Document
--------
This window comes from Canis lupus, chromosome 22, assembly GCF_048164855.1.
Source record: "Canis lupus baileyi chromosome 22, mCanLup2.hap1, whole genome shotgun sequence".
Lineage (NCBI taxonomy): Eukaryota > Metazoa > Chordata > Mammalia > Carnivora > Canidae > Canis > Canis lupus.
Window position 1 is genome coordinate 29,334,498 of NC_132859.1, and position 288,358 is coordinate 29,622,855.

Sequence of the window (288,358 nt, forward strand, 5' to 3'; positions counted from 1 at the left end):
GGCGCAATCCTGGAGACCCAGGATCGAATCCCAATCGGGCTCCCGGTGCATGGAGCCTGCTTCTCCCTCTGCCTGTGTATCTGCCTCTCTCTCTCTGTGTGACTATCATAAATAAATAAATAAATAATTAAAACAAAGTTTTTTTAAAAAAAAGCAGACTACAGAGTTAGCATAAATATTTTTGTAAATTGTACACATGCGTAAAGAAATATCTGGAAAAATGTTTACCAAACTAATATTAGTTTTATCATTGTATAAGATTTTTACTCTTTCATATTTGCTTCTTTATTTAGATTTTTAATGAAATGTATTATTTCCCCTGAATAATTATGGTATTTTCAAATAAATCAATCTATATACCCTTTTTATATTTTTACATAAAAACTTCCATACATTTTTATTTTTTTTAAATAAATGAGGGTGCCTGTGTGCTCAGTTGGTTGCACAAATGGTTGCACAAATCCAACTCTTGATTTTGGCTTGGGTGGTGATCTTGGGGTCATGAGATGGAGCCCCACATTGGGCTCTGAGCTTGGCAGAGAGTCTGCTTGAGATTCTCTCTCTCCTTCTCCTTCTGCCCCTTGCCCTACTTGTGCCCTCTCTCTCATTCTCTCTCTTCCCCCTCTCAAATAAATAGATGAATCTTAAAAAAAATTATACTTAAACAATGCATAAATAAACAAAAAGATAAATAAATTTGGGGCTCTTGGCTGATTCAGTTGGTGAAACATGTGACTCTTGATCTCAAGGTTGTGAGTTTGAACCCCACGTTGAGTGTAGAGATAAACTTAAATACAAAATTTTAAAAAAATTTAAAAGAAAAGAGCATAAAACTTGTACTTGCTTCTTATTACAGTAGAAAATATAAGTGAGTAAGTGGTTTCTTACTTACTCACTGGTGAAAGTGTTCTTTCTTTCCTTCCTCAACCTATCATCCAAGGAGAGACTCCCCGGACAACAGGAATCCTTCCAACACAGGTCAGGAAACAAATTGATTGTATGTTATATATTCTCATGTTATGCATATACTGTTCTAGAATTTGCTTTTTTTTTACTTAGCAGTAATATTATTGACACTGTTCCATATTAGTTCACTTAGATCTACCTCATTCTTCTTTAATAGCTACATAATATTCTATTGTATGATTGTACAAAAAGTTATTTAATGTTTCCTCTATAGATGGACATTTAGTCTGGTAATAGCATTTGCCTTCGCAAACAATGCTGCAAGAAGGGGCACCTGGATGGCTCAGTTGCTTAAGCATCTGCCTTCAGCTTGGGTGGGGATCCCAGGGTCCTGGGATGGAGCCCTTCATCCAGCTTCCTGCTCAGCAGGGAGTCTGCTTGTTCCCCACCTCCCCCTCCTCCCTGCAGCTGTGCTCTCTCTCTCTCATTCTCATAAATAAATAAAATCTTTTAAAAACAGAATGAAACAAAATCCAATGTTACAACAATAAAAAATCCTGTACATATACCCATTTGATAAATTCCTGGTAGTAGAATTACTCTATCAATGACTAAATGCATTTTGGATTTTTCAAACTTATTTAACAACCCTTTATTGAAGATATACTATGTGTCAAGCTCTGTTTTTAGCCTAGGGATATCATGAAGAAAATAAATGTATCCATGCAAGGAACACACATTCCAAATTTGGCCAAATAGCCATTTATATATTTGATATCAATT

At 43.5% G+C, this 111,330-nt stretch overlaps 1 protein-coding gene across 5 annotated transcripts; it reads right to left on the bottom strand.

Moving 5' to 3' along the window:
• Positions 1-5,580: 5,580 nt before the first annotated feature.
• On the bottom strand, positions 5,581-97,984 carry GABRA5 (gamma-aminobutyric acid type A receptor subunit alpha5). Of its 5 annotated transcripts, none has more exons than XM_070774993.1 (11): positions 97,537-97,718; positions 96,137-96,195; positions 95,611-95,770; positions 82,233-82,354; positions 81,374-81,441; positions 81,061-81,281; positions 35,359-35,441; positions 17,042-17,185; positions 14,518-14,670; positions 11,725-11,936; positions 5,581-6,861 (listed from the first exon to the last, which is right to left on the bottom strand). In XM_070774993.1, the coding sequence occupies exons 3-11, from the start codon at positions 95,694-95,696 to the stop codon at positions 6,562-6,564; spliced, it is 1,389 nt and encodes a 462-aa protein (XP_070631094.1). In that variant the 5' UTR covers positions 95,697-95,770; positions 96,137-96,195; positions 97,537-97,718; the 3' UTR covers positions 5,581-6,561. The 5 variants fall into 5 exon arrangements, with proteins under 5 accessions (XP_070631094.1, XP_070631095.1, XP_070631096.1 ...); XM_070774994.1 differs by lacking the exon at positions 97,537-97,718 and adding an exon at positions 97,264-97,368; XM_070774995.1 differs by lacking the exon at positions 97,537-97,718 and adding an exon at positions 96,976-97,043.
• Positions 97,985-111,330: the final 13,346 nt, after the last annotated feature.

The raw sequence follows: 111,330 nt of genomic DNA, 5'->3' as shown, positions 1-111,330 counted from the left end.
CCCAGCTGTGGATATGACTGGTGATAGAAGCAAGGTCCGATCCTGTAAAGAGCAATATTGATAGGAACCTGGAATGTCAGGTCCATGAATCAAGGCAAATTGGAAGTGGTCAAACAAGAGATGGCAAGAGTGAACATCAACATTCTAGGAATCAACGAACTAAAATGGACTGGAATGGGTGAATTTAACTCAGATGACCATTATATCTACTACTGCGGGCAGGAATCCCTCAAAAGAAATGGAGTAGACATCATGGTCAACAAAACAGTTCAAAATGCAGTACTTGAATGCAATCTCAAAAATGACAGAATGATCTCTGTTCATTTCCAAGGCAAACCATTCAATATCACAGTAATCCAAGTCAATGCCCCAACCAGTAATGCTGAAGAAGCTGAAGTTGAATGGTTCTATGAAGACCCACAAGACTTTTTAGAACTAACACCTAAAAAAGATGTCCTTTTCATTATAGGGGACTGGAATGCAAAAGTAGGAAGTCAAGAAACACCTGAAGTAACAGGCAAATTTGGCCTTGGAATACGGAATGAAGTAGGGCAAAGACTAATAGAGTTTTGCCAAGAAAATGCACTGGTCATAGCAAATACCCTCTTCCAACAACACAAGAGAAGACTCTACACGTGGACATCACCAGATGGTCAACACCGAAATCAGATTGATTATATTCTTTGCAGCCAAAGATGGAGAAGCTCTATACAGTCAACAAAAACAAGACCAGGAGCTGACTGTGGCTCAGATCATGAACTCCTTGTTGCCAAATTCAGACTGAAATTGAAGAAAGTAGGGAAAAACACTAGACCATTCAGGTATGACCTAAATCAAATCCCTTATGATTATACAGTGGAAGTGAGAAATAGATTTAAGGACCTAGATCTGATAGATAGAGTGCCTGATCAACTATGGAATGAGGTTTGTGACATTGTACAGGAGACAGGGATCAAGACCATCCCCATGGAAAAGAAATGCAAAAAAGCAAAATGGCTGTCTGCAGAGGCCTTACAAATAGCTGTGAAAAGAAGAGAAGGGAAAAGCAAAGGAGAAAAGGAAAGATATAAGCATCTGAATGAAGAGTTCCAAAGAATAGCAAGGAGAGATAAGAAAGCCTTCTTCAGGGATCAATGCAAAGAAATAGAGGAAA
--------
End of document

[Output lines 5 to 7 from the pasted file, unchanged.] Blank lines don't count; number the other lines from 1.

Sequence of the window (288,358 nt, forward strand, 5' to 3'; positions counted from 1 at the left end):
GGCGCAATCCTGGAGACCCAGGATCGAATCCCAATCGGGCTCCCGGTGCATGGAGCCTGCTTCTCCCTCTGCCTGTGTATCTGCCTCTCTCTCTCTGTGTGACTATCATAAATAAATAAATAAATAATTAAAACAAAGTTTTTTTAAAAAAAAGCAGACTACAGAGTTAGCATAAATATTTTTGTAAATTGTACACATGCGTAAAGAAATATCTGGAAAAATGTTTACCAAACTAATATTAGTTTTATCATTGTATAAGATTTTTACTCTTTCATATTTGCTTCTTTATTTAGATTTTTAATGAAATGTATTATTTCCCCTGAATAATTATGGTATTTTCAAATAAATCAATCTATATACCCTTTTTATATTTTTACATAAAAACTTCCATACATTTTTATTTTTTTTAAATAAATGAGGGTGCCTGTGTGCTCAGTTGGTTGCACAAATGGTTGCACAAATCCAACTCTTGATTTTGGCTTGGGTGGTGATCTTGGGGTCATGAGATGGAGCCCCACATTGGGCTCTGAGCTTGGCAGAGAGTCTGCTTGAGATTCTCTCTCTCCTTCTCCTTCTGCCCCTTGCCCTACTTGTGCCCTCTCTCTCATTCTCTCTCTTCCCCCTCTCAAATAAATAGATGAATCTTAAAAAAAATTATACTTAAACAATGCATAAATAAACAAAAAGATAAATAAATTTGGGGCTCTTGGCTGATTCAGTTGGTGAAACATGTGACTCTTGATCTCAAGGTTGTGAGTTTGAACCCCACGTTGAGTGTAGAGATAAACTTAAATACAAAATTTTAAAAAAATTTAAAAGAAAAGAGCATAAAACTTGTACTTGCTTCTTATTACAGTAGAAAATATAAGTGAGTAAGTGGTTTCTTACTTACTCACTGGTGAAAGTGTTCTTTCTTTCCTTCCTCAACCTATCATCCAAGGAGAGACTCCCCGGACAACAGGAATCCTTCCAACACAGGTCAGGAAACAAATTGATTGTATGTTATATATTCTCATGTTATGCATATACTGTTCTAGAATTTGCTTTTTTTTTACTTAGCAGTAATATTATTGACACTGTTCCATATTAGTTCACTTAGATCTACCTCATTCTTCTTTAATAGCTACATAATATTCTATTGTATGATTGTACAAAAAGTTATTTAATGTTTCCTCTATAGATGGACATTTAGTCTGGTAATAGCATTTGCCTTCGCAAACAATGCTGCAAGAAGGGGCACCTGGATGGCTCAGTTGCTTAAGCATCTGCCTTCAGCTTGGGTGGGGATCCCAGGGTCCTGGGATGGAGCCCTTCATCCAGCTTCCTGCTCAGCAGGGAGTCTGCTTGTTCCCCACCTCCCCCTCCTCCCTGCAGCTGTGCTCTCTCTCTCTCATTCTCATAAATAAATAAAATCTTTTAAAAACAGAATGAAACAAAATCCAATGTTACAACAATAAAAAATCCTGTACATATACCCATTTGATAAATTCCTGGTAGTAGAATTACTCTATCAATGACTAAATGCATTTTGGATTTTTCAAACTTATTTAACAACCCTTTATTGAAGATATACTATGTGTCAAGCTCTGTTTTTAGCCTAGGGATATCATGAAGAAAATAAATGTATCCATGCAAGGAACACACATTCCAAATTTGGCCAAATAGCCATTTATATATTTGATATCAATT

At 43.5% G+C, this 111,330-nt stretch overlaps 1 protein-coding gene across 5 annotated transcripts; it reads right to left on the bottom strand.